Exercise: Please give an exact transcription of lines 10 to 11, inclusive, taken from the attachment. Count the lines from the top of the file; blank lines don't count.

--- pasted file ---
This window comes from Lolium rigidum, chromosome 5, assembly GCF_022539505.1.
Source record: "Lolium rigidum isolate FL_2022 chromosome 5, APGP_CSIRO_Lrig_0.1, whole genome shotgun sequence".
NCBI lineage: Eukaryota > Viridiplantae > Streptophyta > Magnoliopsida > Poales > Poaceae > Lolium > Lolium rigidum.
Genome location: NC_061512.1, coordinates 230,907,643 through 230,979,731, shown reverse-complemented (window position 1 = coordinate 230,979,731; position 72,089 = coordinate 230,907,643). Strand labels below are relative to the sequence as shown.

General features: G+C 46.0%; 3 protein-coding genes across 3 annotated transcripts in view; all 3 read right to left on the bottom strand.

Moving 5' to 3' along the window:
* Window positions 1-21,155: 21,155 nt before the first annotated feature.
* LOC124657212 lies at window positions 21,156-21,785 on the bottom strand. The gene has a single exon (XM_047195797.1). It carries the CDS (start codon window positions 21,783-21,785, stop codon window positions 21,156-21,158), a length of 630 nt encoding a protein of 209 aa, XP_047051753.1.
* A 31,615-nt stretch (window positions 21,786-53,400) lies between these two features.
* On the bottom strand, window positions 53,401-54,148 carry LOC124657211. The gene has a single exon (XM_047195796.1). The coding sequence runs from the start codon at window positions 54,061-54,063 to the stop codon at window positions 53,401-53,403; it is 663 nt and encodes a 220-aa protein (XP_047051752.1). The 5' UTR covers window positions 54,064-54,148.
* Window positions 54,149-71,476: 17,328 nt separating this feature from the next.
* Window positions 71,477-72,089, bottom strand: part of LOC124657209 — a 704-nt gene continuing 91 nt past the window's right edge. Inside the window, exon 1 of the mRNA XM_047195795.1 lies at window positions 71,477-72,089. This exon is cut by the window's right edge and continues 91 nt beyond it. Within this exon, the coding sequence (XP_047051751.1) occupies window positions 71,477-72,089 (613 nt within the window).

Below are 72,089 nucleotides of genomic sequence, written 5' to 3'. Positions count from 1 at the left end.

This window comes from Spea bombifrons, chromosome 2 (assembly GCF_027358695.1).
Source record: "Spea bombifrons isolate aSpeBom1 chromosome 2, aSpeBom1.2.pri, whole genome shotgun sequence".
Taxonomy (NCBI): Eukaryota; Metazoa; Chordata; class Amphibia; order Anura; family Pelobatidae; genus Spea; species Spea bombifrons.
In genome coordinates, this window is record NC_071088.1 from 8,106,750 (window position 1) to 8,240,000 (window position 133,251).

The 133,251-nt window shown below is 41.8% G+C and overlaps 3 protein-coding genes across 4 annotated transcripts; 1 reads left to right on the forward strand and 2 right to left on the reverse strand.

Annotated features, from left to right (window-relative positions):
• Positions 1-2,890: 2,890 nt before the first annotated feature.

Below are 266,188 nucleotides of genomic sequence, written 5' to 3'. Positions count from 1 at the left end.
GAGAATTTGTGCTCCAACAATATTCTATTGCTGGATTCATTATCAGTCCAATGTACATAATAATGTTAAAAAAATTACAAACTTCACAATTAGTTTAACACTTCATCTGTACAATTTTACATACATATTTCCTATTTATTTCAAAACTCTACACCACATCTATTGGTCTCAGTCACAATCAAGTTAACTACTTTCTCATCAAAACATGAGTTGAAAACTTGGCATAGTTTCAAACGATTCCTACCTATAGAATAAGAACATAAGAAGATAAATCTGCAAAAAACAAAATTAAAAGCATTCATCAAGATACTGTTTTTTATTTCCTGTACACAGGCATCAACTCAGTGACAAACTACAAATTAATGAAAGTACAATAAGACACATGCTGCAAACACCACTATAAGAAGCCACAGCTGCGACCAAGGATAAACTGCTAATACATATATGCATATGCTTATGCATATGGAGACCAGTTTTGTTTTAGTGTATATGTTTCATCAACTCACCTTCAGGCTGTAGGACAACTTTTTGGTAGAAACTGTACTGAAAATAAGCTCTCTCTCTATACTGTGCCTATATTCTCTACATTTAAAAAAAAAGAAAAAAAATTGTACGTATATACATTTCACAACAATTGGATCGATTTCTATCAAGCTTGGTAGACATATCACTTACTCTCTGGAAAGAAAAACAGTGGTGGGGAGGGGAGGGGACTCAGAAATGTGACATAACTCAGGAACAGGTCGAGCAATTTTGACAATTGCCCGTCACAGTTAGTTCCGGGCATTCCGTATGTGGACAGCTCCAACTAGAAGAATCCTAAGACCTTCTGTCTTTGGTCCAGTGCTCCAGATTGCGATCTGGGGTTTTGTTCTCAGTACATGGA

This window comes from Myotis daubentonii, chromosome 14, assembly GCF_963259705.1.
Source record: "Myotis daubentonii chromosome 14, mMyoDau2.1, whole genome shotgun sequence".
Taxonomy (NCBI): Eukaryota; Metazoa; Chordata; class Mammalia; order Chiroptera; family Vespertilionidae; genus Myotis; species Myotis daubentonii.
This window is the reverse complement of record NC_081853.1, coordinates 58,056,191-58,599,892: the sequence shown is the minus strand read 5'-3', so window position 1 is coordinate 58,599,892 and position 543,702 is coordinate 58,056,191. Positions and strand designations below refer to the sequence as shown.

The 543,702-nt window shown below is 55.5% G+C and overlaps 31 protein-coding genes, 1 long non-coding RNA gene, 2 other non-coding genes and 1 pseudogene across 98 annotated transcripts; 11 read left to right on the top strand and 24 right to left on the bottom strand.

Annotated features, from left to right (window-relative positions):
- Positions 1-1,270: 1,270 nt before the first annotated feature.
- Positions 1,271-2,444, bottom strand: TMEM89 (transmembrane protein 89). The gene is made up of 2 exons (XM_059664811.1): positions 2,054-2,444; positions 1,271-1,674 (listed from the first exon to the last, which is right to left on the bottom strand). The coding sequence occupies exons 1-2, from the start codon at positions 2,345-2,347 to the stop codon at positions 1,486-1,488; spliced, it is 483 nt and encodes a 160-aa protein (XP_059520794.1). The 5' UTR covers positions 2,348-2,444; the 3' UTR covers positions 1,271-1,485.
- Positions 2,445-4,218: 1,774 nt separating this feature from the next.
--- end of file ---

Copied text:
* On the bottom strand, window positions 53,401-54,148 carry LOC124657211. The gene has a single exon (XM_047195796.1). The coding sequence runs from the start codon at window positions 54,061-54,063 to the stop codon at window positions 53,401-53,403; it is 663 nt and encodes a 220-aa protein (XP_047051752.1). The 5' UTR covers window positions 54,064-54,148.
* Window positions 54,149-71,476: 17,328 nt separating this feature from the next.